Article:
The method of the present invention relates to calibrating an angular position sensor that is intended to have a rotatable permanent magnet disposed within it. In addition, the angular position sensor has a magnetically sensitive component, such as a Hall effect element or a magnetoresistive element, which has an output signal that is representative of the angular position of the rotatable permanent magnet relative to a reference position. The method of the present invention comprises a first step of providing an electrical coil which is rotatable about a first axis. The coil is capable of producing a magnetic field when an electrical current is passed through it. With the permanent magnet absent from the housing of the angular position sensor, the method of the present invention then disposes the electrical coil at a location in relation to the magnetically sensitive component to simulate the rotatable permanent magnet. The next step of the calibration method comprises selecting a desired relationship between the output signal from the magnetically sensitive component and the angular position of the permanent magnet. This desired relationship has a desired gain which is measured as the magnitude of change of the output signal from the magnetically sensitive component for each incremental change in the angular position of the permanent magnet. In other words, this gain would typically be measured in units of volts per degree of angular rotation. The present invention also includes a step of providing an initial magnitude of electrical current through the electrical coil for the purpose of creating an initial magnitude of magnetic field emanating from the electrical coil. Then, the electrical coil is moved through at least two angular positions about its first axis. This movement of the electrical coil is intended to provide at least two magnitudes of output signal that will permit the gain of the relationship between the output signal and the angular position to be determined.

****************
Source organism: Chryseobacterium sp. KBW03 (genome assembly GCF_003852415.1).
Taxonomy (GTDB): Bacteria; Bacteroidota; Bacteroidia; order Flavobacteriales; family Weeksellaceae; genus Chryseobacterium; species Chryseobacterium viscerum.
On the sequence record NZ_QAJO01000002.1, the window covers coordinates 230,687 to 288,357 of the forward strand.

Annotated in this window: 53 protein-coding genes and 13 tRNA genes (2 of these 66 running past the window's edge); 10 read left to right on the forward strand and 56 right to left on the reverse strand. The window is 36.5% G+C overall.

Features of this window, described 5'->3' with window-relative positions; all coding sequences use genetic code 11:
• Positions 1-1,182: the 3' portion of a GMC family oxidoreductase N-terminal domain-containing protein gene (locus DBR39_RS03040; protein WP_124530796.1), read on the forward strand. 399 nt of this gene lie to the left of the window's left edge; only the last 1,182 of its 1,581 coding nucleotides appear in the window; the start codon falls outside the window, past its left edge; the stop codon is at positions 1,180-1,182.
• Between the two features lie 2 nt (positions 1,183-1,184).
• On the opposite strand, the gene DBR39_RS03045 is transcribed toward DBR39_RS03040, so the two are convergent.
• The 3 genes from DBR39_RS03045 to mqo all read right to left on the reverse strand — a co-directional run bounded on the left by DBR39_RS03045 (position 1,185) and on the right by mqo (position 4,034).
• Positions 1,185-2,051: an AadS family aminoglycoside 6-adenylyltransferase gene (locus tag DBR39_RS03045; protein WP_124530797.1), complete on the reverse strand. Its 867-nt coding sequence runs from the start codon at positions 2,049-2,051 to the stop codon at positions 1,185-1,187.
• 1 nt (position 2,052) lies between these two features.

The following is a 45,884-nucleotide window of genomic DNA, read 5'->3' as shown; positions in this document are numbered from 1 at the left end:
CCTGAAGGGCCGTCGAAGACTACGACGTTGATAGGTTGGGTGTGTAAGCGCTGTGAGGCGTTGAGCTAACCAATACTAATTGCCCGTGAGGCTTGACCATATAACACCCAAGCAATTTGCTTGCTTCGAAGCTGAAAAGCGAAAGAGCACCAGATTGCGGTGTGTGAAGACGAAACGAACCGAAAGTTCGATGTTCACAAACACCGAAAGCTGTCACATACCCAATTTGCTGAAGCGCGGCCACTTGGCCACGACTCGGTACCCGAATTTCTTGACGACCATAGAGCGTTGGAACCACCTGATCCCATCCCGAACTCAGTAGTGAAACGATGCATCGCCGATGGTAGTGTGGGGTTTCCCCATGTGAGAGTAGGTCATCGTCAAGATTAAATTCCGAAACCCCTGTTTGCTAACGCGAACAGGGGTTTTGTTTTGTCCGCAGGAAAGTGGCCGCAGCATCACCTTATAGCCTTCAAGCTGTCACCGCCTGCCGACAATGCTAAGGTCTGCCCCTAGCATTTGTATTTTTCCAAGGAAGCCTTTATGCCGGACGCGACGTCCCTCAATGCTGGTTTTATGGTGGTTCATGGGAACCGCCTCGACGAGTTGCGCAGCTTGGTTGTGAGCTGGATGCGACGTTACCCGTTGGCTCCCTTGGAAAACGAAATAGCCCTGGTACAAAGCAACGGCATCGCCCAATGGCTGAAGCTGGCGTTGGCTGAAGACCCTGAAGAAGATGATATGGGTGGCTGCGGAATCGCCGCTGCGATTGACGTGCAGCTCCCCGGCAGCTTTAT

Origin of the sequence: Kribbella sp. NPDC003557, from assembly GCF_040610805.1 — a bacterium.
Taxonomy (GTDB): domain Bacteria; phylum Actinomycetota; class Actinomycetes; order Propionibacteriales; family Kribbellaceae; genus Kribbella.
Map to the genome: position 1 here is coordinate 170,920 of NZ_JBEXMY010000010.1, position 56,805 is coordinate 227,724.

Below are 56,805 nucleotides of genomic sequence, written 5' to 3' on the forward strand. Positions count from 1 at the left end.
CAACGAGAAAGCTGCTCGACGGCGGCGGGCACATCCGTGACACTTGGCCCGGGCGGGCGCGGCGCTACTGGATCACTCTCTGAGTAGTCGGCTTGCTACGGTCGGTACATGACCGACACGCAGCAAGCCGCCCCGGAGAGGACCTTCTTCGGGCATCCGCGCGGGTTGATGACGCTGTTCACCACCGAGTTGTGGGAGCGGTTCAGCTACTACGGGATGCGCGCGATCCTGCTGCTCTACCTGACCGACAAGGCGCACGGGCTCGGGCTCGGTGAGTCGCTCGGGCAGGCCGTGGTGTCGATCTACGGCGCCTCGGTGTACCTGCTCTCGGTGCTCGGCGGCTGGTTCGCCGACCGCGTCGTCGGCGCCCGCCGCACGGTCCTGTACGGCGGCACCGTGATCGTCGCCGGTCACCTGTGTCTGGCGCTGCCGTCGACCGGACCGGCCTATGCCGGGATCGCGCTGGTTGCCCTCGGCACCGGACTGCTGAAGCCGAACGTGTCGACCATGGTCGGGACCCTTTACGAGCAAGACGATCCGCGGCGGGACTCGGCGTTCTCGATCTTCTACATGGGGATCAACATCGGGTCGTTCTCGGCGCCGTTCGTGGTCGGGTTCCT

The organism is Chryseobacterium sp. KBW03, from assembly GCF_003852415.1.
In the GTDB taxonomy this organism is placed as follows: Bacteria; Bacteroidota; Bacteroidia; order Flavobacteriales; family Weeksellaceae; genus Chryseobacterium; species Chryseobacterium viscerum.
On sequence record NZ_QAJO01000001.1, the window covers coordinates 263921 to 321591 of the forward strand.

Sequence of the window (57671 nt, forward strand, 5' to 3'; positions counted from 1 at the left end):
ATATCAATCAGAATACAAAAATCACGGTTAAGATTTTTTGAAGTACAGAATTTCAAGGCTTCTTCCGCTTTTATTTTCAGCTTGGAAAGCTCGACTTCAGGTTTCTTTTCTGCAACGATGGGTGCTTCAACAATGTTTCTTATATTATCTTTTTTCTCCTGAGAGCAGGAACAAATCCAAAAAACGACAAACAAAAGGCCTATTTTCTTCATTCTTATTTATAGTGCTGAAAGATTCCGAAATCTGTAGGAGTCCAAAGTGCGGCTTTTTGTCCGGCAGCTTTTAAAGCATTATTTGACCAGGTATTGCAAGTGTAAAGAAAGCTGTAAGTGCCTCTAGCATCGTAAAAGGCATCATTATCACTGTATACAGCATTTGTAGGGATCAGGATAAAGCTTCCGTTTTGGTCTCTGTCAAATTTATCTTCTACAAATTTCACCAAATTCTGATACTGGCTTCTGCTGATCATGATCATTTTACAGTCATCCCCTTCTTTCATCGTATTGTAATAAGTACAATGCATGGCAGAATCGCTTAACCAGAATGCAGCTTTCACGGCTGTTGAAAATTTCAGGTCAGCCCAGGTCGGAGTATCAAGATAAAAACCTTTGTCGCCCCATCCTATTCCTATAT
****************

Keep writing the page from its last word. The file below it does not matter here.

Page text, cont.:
The next step of the present invention comprises determining an initial relationship between the output signal and the angular position of the electrical coil for the initial magnitude of magnetic field that resulted from providing the initial magnitude of electrical current through the coil. Then, the method of the present invention includes a step of calculating an initial gain of the initial relationship and comparing the calculated initial gain to the desired gain. A second magnitude of electrical current is then provided through the electrical coil to create a second magnitude of magnetic field which can be greater or less than the initial magnitude of current, depending on the required correction. The second magnitude of current is determined as a function of the difference between the initial gain and the desired gain, wherein the second magnitude of electrical current is selected to achieve the desired gain based on the experience of having previously achieved the initial gain as a result of the initial current and the initial magnetic field. By incrementally changing the current and then determining the gain of the relationship after each change in current, the desired gain of the relationship between the output from the magnetically sensitive component and the angular position of the permanent magnet can be achieved.